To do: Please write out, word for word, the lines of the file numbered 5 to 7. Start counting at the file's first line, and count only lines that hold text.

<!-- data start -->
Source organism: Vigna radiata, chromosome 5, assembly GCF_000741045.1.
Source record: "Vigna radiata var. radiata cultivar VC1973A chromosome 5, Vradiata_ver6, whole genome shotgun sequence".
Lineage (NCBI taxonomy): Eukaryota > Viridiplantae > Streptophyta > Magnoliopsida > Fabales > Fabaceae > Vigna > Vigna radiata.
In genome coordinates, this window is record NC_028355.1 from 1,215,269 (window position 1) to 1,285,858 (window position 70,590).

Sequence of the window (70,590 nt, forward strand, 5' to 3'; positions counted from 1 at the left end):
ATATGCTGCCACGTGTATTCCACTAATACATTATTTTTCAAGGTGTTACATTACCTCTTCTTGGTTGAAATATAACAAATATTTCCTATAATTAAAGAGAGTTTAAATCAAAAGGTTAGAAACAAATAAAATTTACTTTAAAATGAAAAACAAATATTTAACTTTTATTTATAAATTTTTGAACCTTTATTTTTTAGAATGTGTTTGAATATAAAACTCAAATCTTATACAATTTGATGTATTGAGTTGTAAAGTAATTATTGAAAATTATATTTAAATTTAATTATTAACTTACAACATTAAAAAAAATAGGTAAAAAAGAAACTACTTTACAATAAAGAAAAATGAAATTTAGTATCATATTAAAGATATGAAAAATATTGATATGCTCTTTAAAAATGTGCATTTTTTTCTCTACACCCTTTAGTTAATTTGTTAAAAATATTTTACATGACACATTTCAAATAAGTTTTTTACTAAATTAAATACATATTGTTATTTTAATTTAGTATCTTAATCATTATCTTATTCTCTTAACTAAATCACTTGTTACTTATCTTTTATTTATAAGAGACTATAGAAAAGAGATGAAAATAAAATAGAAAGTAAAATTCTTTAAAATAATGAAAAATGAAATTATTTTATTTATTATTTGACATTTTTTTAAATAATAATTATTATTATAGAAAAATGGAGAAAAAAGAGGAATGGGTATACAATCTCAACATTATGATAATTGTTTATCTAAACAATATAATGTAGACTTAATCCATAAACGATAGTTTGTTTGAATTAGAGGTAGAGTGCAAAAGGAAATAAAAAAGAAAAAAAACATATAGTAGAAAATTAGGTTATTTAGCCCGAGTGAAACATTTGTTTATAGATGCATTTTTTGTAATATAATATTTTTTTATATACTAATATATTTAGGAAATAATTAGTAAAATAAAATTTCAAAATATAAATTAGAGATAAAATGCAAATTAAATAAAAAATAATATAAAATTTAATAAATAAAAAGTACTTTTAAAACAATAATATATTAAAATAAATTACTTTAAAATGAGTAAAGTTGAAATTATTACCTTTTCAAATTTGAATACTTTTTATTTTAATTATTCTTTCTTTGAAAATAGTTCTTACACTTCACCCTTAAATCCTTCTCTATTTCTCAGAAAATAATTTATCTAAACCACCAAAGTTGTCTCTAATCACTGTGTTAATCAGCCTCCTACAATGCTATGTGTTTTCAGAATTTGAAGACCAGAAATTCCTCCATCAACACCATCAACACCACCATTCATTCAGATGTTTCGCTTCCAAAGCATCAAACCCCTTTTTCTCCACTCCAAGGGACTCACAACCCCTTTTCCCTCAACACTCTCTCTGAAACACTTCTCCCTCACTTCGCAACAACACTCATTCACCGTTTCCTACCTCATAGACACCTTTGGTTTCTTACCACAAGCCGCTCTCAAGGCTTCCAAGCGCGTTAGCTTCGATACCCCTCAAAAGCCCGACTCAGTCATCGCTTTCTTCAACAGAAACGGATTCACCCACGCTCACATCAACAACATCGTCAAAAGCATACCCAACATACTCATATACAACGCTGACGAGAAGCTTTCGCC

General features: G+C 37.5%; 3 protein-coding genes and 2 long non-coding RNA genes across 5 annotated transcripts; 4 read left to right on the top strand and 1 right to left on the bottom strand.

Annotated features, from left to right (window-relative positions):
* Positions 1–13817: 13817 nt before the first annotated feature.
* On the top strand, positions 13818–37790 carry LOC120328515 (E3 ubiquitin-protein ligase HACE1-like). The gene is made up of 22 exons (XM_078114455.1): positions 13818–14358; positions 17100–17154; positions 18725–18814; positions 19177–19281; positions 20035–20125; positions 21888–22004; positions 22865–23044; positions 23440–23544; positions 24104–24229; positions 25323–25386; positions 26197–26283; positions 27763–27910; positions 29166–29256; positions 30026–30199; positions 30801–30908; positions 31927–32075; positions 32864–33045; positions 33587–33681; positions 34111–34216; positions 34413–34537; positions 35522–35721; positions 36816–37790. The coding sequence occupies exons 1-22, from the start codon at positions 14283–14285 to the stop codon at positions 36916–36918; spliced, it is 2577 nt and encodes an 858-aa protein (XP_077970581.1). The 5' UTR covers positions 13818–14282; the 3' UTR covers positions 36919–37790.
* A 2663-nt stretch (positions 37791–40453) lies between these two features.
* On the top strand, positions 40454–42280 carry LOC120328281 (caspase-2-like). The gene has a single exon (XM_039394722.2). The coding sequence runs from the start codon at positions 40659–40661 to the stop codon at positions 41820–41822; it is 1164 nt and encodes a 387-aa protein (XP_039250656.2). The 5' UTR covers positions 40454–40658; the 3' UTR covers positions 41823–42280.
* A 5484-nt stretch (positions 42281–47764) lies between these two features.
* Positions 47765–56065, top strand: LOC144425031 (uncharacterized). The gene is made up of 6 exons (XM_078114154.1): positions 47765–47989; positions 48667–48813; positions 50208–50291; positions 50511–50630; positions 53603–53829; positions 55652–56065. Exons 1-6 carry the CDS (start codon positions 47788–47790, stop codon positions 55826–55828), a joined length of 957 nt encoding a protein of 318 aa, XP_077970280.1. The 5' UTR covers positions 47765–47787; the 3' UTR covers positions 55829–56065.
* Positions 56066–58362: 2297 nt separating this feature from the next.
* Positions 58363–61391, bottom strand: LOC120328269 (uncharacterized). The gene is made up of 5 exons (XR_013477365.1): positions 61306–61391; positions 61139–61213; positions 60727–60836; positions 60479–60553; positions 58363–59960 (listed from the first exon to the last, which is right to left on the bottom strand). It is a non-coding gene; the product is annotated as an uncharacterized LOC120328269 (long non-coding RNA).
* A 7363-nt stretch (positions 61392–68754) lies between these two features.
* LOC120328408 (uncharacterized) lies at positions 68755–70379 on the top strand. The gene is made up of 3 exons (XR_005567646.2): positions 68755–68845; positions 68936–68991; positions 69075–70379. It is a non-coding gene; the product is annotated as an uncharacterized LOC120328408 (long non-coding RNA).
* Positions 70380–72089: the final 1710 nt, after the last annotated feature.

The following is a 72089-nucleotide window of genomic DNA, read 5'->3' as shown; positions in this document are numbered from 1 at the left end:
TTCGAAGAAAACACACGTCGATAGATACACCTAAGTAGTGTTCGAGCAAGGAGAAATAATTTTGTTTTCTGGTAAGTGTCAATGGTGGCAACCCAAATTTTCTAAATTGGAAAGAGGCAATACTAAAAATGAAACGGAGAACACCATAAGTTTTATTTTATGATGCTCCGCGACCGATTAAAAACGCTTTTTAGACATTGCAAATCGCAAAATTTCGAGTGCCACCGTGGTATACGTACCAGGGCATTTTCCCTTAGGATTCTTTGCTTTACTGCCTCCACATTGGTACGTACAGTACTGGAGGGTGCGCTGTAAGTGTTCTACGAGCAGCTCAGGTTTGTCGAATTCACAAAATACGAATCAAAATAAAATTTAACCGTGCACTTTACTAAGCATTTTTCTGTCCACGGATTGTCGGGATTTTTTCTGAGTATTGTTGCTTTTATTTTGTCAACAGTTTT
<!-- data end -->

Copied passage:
Sequence of the window (70,590 nt, forward strand, 5' to 3'; positions counted from 1 at the left end):
ATATGCTGCCACGTGTATTCCACTAATACATTATTTTTCAAGGTGTTACATTACCTCTTCTTGGTTGAAATATAACAAATATTTCCTATAATTAAAGAGAGTTTAAATCAAAAGGTTAGAAACAAATAAAATTTACTTTAAAATGAAAAACAAATATTTAACTTTTATTTATAAATTTTTGAACCTTTATTTTTTAGAATGTGTTTGAATATAAAACTCAAATCTTATACAATTTGATGTATTGAGTTGTAAAGTAATTATTGAAAATTATATTTAAATTTAATTATTAACTTACAACATTAAAAAAAATAGGTAAAAAAGAAACTACTTTACAATAAAGAAAAATGAAATTTAGTATCATATTAAAGATATGAAAAATATTGATATGCTCTTTAAAAATGTGCATTTTTTTCTCTACACCCTTTAGTTAATTTGTTAAAAATATTTTACATGACACATTTCAAATAAGTTTTTTACTAAATTAAATACATATTGTTATTTTAATTTAGTATCTTAATCATTATCTTATTCTCTTAACTAAATCACTTGTTACTTATCTTTTATTTATAAGAGACTATAGAAAAGAGATGAAAATAAAATAGAAAGTAAAATTCTTTAAAATAATGAAAAATGAAATTATTTTATTTATTATTTGACATTTTTTTAAATAATAATTATTATTATAGAAAAATGGAGAAAAAAGAGGAATGGGTATACAATCTCAACATTATGATAATTGTTTATCTAAACAATATAATGTAGACTTAATCCATAAACGATAGTTTGTTTGAATTAGAGGTAGAGTGCAAAAGGAAATAAAAAAGAAAAAAAACATATAGTAGAAAATTAGGTTATTTAGCCCGAGTGAAACATTTGTTTATAGATGCATTTTTTGTAATATAATATTTTTTTATATACTAATATATTTAGGAAATAATTAGTAAAATAAAATTTCAAAATATAAATTAGAGATAAAATGCAAATTAAATAAAAAATAATATAAAATTTAATAAATAAAAAGTACTTTTAAAACAATAATATATTAAAATAAATTACTTTAAAATGAGTAAAGTTGAAATTATTACCTTTTCAAATTTGAATACTTTTTATTTTAATTATTCTTTCTTTGAAAATAGTTCTTACACTTCACCCTTAAATCCTTCTCTATTTCTCAGAAAATAATTTATCTAAACCACCAAAGTTGTCTCTAATCACTGTGTTAATCAGCCTCCTACAATGCTATGTGTTTTCAGAATTTGAAGACCAGAAATTCCTCCATCAACACCATCAACACCACCATTCATTCAGATGTTTCGCTTCCAAAGCATCAAACCCCTTTTTCTCCACTCCAAGGGACTCACAACCCCTTTTCCCTCAACACTCTCTCTGAAACACTTCTCCCTCACTTCGCAACAACACTCATTCACCGTTTCCTACCTCATAGACACCTTTGGTTTCTTACCACAAGCCGCTCTCAAGGCTTCCAAGCGCGTTAGCTTCGATACCCCTCAAAAGCCCGACTCAGTCATCGCTTTCTTCAACAGAAACGGATTCACCCACGCTCACATCAACAACATCGTCAAAAGCATACCCAACATACTCATATACAACGCTGACGAGAAGCTTTCGCC

General features: G+C 37.5%; 3 protein-coding genes and 2 long non-coding RNA genes across 5 annotated transcripts; 4 read left to right on the top strand and 1 right to left on the bottom strand.